Most expression operators that are available in Java can also be used in a JSTL if statement. Here we are using == to request a comparison. Other operators, such as not equal(!=), greater than(>), less than(<), less than or equal(<=), and greater than or equal(>=), are also supported. With only a few minor exceptions, these operators work exactly the same as they do in Java. The most notable difference is that the equality operator(==) can be used to compare String objects. These operators are handled as part of JSTL's expression language. We cover these operators in greater detail in Chapter 4, "Using the Expression Language."

It is also possible to create an if statement that does not contain a body of code to execute. The uses for this "bodyless" statement are somewhat more limited than the general if statement. Listing 3.6 shows a program that makes use of the bodyless if statement.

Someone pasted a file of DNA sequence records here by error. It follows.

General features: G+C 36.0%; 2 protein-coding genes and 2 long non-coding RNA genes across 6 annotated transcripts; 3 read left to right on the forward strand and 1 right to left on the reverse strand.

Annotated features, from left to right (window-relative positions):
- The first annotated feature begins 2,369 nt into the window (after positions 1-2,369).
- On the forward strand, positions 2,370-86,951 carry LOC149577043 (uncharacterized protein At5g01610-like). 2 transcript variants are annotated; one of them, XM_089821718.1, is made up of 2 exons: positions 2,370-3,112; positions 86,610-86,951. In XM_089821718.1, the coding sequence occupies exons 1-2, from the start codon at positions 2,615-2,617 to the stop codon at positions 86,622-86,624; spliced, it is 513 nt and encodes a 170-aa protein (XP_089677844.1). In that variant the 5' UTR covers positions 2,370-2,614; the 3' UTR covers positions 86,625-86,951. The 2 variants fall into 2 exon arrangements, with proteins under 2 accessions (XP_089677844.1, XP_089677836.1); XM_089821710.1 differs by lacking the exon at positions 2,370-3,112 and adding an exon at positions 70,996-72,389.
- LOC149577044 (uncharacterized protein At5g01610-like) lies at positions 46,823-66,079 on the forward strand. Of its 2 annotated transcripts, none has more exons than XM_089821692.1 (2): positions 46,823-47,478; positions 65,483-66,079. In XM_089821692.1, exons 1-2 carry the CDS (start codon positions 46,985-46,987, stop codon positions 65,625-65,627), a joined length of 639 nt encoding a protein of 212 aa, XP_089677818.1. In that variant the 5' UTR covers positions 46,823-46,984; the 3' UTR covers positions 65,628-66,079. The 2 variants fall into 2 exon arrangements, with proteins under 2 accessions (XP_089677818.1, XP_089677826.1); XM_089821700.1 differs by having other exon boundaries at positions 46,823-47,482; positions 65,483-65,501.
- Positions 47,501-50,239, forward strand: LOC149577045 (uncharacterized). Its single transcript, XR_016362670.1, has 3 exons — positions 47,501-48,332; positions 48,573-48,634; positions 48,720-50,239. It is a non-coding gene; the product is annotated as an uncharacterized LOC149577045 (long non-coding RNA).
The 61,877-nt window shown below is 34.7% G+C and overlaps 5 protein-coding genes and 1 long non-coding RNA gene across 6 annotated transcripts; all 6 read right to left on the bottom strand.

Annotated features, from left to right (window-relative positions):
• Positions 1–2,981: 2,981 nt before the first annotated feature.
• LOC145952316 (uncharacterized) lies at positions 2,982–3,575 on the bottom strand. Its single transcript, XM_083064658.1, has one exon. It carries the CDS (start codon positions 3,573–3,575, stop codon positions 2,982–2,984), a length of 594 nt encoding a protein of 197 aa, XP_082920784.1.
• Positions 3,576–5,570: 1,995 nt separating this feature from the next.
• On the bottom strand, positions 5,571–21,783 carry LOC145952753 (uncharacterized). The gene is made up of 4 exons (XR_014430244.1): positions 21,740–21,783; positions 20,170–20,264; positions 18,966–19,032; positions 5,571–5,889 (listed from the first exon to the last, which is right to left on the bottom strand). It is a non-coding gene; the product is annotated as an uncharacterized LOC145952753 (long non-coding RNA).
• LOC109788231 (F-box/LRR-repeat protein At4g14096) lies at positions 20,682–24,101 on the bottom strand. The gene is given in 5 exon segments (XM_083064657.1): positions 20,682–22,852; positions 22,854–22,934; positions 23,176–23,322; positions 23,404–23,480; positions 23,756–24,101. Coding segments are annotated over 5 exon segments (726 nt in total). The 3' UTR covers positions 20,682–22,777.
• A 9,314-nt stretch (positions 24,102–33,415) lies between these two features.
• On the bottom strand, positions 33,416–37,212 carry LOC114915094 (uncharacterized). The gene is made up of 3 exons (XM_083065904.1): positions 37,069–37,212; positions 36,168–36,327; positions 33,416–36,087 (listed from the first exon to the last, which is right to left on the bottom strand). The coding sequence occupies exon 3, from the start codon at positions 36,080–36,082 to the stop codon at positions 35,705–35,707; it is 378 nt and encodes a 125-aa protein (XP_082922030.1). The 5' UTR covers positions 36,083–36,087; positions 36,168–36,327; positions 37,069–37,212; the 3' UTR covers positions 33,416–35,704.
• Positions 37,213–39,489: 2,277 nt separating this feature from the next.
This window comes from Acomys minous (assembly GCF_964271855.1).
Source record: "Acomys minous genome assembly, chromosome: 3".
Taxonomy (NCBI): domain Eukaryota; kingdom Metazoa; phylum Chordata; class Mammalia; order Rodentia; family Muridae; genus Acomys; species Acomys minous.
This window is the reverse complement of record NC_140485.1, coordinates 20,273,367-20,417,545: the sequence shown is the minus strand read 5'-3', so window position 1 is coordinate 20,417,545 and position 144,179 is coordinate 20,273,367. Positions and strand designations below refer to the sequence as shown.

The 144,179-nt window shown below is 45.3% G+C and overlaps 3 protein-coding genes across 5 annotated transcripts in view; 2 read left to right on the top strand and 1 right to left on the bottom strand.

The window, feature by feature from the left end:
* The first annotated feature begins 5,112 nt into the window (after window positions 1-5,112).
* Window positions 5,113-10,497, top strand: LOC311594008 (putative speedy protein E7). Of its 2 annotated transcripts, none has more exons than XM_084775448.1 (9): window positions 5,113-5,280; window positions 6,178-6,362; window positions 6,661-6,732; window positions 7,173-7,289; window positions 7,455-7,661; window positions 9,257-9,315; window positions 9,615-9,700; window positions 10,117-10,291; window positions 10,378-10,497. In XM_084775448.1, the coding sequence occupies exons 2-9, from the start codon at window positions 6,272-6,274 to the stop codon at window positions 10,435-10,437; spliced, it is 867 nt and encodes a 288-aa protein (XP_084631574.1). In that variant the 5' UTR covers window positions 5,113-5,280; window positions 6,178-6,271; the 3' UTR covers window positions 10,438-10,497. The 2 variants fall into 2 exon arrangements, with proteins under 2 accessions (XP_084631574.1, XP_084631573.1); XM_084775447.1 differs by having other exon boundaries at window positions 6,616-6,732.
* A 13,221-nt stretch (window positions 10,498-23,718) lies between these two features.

Listing 3.6 An if Statement with No Body (ifnobody.jsp)

<%@ taglib uri="http://java.sun.com/jstl/core" prefix="c" %>
<html>
 <head>
 <title>If with NO Body</title>
 </head>

 <body>
 <c:if test="${pageContext.request.method=='POST'}">
 <c:if test="${param.guess=='5'}" var="result" />

 I tested to see if you picked my number, the result was 
 <c:out value="${result}" />
 </c:if>

 <form method="post">Guess what number I am thinking of?
 <input type="text" name="guess" />

 <input type="submit" value="Try!" />

 <br />
 </form>
 </body>
</html>

In Listing 3.6, the if statement stores the result of its comparison to a variable rather than conditionally executing a block of code. First the if statement is invoked; then the variable is printed.